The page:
Some guidelines for preparing consolidated financial statements. Discussion centers on recognizing and eliminating inter-company balances on both the balance sheet and the income statement, then utilizing Excel or Microsoft FRx to eliminate them.
Things You'll Need
- Ability to export financial data from your accounting system into a spreadsheet, OR
- Microsoft FRx
First, you need to establish a system by which you track intercompany balances. An easy way to do so is to keep balance sheet amounts in specialized clearing accounts. For instance, company A owes company B $10,000; both companies are related parties. Company A would have a clearing balance of ($10,000) and company B would have a balance of $10,000. On a consolidation, these balances are easily pinpointed and eliminated.
Income statement amounts (intercompany revenue and costs) can be a bit more complicated. These should be eliminated even if they make sense (for instance, a real estate holdings entity charging the main company contracted amounts for rent) as they have no impact on the consolidated picture. Leaving the intercompany revenue on the P&L will distort all ratio analysis involving sales and gross margin, and can skew both revenue and budget projections.
The best solution to eliminating intercompany P&L items for consolidation is to identify each type of transaction that generates them. In this case, let's say that company A charges company B rent and company B charges company A management fees. To consolidate rents, debit company A's rent income and credit company B's rent expense. To consolidate management fees, debit company B's management fee income and credit company A's management fee expense.
Depending on the size and complexity of the entities you are consolidating, you may be able to do most of this in a spreadsheet. If this is the case and you are only consolidating two companies, we recommend setting up four worksheets in a workbook to receive imported data (tweak your export process to include zero balance rows). Then, set up two worksheets to combine data from the first four. Set these up with a consolidation adjustment column, and then manually eliminate balances.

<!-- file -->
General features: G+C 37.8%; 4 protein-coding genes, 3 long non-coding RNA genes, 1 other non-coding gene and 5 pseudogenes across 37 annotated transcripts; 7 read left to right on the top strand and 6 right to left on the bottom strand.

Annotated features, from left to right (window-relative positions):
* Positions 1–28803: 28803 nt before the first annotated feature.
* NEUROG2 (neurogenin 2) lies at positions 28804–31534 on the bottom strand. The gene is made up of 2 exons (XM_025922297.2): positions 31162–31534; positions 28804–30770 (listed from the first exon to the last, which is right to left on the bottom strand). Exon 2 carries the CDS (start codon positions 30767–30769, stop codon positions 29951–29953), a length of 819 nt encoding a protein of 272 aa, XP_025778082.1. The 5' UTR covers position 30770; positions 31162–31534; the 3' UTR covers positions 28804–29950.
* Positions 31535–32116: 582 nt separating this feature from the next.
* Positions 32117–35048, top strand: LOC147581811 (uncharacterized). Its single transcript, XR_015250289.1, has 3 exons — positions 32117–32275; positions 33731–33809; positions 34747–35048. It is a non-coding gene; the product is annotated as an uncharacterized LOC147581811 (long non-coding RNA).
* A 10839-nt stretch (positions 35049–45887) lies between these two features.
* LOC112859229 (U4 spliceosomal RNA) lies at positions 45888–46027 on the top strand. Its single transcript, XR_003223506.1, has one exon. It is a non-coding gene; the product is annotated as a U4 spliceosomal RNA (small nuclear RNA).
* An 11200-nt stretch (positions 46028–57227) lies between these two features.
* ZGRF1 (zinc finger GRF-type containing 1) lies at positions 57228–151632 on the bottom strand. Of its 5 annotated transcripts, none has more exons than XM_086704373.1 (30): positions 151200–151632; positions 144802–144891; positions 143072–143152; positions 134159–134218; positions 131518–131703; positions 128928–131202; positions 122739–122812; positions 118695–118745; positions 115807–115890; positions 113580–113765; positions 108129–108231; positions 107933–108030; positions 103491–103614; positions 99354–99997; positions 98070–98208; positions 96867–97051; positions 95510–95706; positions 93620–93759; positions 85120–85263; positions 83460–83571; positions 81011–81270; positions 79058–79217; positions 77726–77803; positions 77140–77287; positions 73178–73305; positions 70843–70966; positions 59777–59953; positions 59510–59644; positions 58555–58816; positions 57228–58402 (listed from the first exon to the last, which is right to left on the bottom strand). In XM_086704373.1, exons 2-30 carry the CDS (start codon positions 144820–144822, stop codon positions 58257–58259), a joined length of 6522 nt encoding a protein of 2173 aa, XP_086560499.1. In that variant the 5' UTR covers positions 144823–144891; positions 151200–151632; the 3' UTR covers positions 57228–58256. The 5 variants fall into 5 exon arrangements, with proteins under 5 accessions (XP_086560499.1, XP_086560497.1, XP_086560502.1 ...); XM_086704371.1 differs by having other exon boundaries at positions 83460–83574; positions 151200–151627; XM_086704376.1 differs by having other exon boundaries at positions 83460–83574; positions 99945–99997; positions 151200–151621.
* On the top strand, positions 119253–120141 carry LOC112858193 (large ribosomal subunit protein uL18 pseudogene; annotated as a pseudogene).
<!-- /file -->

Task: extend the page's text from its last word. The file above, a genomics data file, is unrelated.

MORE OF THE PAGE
It will help if you set your financial system up to segregate and group intercompany balances. For instance, company A's clearing account could be "1155" and company B's could be "1156," or they could even be the same number if this does not go against your chart of accounts structure.
For larger businesses that require more complex consolidations, you may consider acquiring some specialized software. Microsoft FRx is a very powerful tool that can serve as a bridge between multiple accounting systems. You can use it to generate on demand any conceivable financial statement, as well as any account detail and transaction report. Most importantly, FRx can pull data from multiple entities and manipulate it prior to output in order to automatically eliminate inter-company balances, giving you consolidated financial statements on demand. Furthermore, all reports can be saved in a file format that permits drill-down, thereby enabling the recipient to enlighten themselves on any questionable balance without having to request additional reports.
We are experts with this software, and can assist your company with implementation. We also offer roaming CFO services as well as MAS90, MAS200 and QuickBooks consulting. We operate on a national level and can come to you or resolve your issues remotely. Please visit our FRx page for more information.